And he shall prick that annual blister,
Marriage with deceased wife's sister.
Have you heard about the time when civilisation collapsed because the restrictions on who could marry whom were relaxed? When marriage was "redefined"?
No, neither have I.
It was the social issue that raged throughout the Victorian era - could a widower marry his sister-in-law?
It had been restricted under the old Marriage Acts but then was fully outlawed under the 1835 Act. But almost immediately a movement sprang up to remove the restriction and allow widowers to marry their sisters-in-law. The reasons why they might wished to do so could vary considerably - at one end of society high levels of maternal mortality meant that in many working class households unmarried woman found themselves taking on the maternal role from their deceased sister. At the other end it was common for families without male-line heirs to pass property through marriage and if the first daughter died young then remarrying her widower to another daughter would preserve the arrangements and keep the property within her family.
(Julian Fellowes, if you're reading this, please do not use this as a plot for a future series of Downton Abbey.)
The debate lasted many years with the first bill to change the law being presented in Parliament in 1842. Thereafter the issue came back almost every year, sparking the above verse in Iolanthe. In part the opposition stemmed from the view that marriage isn't just the union of two individuals but of their families as well. But it also stemmed heavily from religious interpretations, with many arguing it was wrong to go against the traditional Church list of forbidden unions.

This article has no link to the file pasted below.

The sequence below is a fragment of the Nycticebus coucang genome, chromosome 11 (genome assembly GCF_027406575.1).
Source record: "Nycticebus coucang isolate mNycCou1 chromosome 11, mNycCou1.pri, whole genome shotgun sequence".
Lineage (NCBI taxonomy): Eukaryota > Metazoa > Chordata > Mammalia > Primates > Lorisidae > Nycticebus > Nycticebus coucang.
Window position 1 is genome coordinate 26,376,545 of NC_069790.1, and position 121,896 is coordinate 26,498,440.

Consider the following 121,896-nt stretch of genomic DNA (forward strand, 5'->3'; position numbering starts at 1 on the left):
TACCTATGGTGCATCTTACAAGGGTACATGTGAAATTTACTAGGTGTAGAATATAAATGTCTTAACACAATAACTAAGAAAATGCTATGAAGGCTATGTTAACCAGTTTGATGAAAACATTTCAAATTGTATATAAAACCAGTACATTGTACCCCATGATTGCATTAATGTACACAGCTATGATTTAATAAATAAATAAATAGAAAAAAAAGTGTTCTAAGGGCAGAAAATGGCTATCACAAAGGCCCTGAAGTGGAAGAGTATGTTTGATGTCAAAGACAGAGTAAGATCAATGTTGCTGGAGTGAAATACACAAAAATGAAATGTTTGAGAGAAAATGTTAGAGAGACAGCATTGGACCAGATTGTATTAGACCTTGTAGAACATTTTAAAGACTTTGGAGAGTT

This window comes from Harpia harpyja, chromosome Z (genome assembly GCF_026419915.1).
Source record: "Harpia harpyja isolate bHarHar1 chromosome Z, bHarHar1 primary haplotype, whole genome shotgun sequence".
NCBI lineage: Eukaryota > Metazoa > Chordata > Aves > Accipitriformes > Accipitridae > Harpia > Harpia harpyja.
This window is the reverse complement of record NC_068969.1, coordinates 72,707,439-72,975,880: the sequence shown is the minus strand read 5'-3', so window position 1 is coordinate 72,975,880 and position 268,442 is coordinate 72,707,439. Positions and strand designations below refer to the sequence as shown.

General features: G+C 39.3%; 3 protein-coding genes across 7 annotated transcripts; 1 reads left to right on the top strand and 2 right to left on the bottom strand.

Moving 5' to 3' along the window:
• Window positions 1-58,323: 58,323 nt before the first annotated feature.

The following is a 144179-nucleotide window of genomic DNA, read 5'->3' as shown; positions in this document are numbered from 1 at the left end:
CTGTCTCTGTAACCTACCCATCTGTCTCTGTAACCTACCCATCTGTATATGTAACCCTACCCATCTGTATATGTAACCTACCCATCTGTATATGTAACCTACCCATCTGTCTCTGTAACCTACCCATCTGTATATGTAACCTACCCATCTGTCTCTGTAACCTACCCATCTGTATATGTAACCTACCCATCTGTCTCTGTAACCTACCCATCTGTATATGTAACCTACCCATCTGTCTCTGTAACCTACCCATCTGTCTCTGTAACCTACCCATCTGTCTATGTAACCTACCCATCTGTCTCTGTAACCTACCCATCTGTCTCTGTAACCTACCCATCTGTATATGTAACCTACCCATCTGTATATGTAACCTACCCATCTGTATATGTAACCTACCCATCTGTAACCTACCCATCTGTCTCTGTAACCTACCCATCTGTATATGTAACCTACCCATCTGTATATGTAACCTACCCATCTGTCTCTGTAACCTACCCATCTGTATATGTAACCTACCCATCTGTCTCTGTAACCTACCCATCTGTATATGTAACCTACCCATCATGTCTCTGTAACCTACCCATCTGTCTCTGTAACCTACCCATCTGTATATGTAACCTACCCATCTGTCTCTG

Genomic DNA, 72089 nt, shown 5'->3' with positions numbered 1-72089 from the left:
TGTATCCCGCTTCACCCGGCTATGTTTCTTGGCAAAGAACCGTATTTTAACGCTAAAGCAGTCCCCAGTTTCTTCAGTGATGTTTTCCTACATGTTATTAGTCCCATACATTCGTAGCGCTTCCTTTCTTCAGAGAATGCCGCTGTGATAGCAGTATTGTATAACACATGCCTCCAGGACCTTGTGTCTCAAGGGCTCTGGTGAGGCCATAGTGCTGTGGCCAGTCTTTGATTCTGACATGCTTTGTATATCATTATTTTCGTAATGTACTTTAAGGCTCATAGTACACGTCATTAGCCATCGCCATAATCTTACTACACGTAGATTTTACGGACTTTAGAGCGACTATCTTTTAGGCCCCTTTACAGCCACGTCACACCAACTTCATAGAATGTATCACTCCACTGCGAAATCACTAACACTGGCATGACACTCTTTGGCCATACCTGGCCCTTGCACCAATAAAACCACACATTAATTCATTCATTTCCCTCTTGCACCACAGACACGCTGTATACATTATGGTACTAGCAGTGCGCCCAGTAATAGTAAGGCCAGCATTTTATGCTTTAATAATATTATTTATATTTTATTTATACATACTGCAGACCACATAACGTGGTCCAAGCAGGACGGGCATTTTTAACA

Many widowers found themselves in this position, but perhaps the grandest was Louis IV, Grand Duke of Hesse, the widower of Princess Alice, daughter of Queen Victoria. After his wife's death in 1878, there was hope of his marrying her younger sister Princess Beatrice. This led to the Prince of Wales (the future Edward VII) making a rare Royal intervention in the House of Lords when he gave support to the reform but it still failed to pass. The head of the Church of England described the opponents as "those bigots".
There were many further attempts that were blocked despite clear majorities in favour in the Commons, although the Lords was a stonier prospect. One such attempt fell in 1902 due to a filibuster by the "Hughligans", a ginger group of young Conservative MPs centred around Lord Hugh Cecil and including Winston Churchill. Notably at the time they were all bachelors.
Eventually the law was reformed by the passage of the Deceased Wife’s Sister’s Marriage Act in 1907, although the equivalent provision for widows to marry their brothers-in-law wasn't passed until 1921. The Act was straightforward in allowing the marriages, but also made provision to allow individual clergy to decline to perform such marriages themselves (and enable them to allow another clergyman in the same diocese to perform them in their own church or chapel).
Does anyone now find the idea of a widower being able to marry his sister-in-law objectionable? Who actually argues about this issue at all? Has the institution of marriage suffered because of this change?
And this is hardly the only reform whereby marriage is defined differently by religion and civil law. Divorcees cannot get married in some churches and only with special dispensation in others, yet the law did not stop Camilla marrying Charles in a registry office.
Let's hope the next reform of the marriage laws doesn't take another sixty-five years.